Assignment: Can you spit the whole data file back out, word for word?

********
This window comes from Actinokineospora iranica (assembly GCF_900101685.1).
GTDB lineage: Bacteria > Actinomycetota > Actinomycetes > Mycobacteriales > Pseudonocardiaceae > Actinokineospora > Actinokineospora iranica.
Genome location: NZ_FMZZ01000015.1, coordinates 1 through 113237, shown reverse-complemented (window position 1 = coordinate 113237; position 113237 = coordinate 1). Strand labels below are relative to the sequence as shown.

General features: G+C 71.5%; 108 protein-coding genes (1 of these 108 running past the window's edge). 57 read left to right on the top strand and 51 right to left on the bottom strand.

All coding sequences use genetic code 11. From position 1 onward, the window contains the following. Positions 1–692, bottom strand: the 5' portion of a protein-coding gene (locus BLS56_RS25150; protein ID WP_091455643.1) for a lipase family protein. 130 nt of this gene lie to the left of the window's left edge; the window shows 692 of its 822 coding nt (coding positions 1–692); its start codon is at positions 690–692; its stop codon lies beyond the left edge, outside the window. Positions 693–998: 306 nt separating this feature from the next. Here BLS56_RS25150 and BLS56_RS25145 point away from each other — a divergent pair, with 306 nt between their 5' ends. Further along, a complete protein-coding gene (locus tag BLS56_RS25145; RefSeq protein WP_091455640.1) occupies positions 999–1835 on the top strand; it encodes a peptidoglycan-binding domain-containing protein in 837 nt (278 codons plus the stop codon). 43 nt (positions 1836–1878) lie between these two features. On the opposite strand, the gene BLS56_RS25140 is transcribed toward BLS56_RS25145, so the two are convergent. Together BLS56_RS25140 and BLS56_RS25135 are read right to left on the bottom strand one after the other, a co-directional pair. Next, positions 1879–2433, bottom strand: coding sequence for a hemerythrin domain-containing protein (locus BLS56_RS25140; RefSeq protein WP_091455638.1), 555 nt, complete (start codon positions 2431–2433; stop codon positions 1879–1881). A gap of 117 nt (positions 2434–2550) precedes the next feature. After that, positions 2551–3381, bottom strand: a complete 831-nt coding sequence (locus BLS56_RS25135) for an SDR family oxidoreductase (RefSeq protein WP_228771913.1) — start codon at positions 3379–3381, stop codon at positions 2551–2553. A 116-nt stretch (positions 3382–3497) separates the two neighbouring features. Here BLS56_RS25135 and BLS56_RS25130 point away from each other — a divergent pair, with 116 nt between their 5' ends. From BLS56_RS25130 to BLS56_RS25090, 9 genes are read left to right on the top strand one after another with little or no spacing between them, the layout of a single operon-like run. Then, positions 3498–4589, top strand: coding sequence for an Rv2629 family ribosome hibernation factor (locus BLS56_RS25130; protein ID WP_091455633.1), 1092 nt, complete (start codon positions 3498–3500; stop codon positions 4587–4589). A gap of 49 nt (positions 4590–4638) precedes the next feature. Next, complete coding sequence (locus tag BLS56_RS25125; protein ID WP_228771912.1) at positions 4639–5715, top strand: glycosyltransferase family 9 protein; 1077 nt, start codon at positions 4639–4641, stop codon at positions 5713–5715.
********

This window comes from Actinokineospora iranica (assembly GCF_900101685.1).
GTDB lineage: Bacteria > Actinomycetota > Actinomycetes > Mycobacteriales > Pseudonocardiaceae > Actinokineospora > Actinokineospora iranica.
Genome location: NZ_FMZZ01000015.1, coordinates 1 through 113237, shown reverse-complemented (window position 1 = coordinate 113237; position 113237 = coordinate 1). Strand labels below are relative to the sequence as shown.

General features: G+C 71.5%; 108 protein-coding genes (1 of these 108 running past the window's edge). 57 read left to right on the top strand and 51 right to left on the bottom strand.

All coding sequences use genetic code 11. From position 1 onward, the window contains the following. Positions 1–692, bottom strand: the 5' portion of a protein-coding gene (locus BLS56_RS25150; protein ID WP_091455643.1) for a lipase family protein. 130 nt of this gene lie to the left of the window's left edge; the window shows 692 of its 822 coding nt (coding positions 1–692); its start codon is at positions 690–692; its stop codon lies beyond the left edge, outside the window. Positions 693–998: 306 nt separating this feature from the next. Here BLS56_RS25150 and BLS56_RS25145 point away from each other — a divergent pair, with 306 nt between their 5' ends. Further along, a complete protein-coding gene (locus tag BLS56_RS25145; RefSeq protein WP_091455640.1) occupies positions 999–1835 on the top strand; it encodes a peptidoglycan-binding domain-containing protein in 837 nt (278 codons plus the stop codon). 43 nt (positions 1836–1878) lie between these two features. On the opposite strand, the gene BLS56_RS25140 is transcribed toward BLS56_RS25145, so the two are convergent. Together BLS56_RS25140 and BLS56_RS25135 are read right to left on the bottom strand one after the other, a co-directional pair. Next, positions 1879–2433, bottom strand: coding sequence for a hemerythrin domain-containing protein (locus BLS56_RS25140; RefSeq protein WP_091455638.1), 555 nt, complete (start codon positions 2431–2433; stop codon positions 1879–1881). A gap of 117 nt (positions 2434–2550) precedes the next feature. After that, positions 2551–3381, bottom strand: a complete 831-nt coding sequence (locus BLS56_RS25135) for an SDR family oxidoreductase (RefSeq protein WP_228771913.1) — start codon at positions 3379–3381, stop codon at positions 2551–2553. A 116-nt stretch (positions 3382–3497) separates the two neighbouring features. Here BLS56_RS25135 and BLS56_RS25130 point away from each other — a divergent pair, with 116 nt between their 5' ends. From BLS56_RS25130 to BLS56_RS25090, 9 genes are read left to right on the top strand one after another with little or no spacing between them, the layout of a single operon-like run. Then, positions 3498–4589, top strand: coding sequence for an Rv2629 family ribosome hibernation factor (locus BLS56_RS25130; protein ID WP_091455633.1), 1092 nt, complete (start codon positions 3498–3500; stop codon positions 4587–4589). A gap of 49 nt (positions 4590–4638) precedes the next feature. Next, complete coding sequence (locus tag BLS56_RS25125; protein ID WP_228771912.1) at positions 4639–5715, top strand: glycosyltransferase family 9 protein; 1077 nt, start codon at positions 4639–4641, stop codon at positions 5713–5715.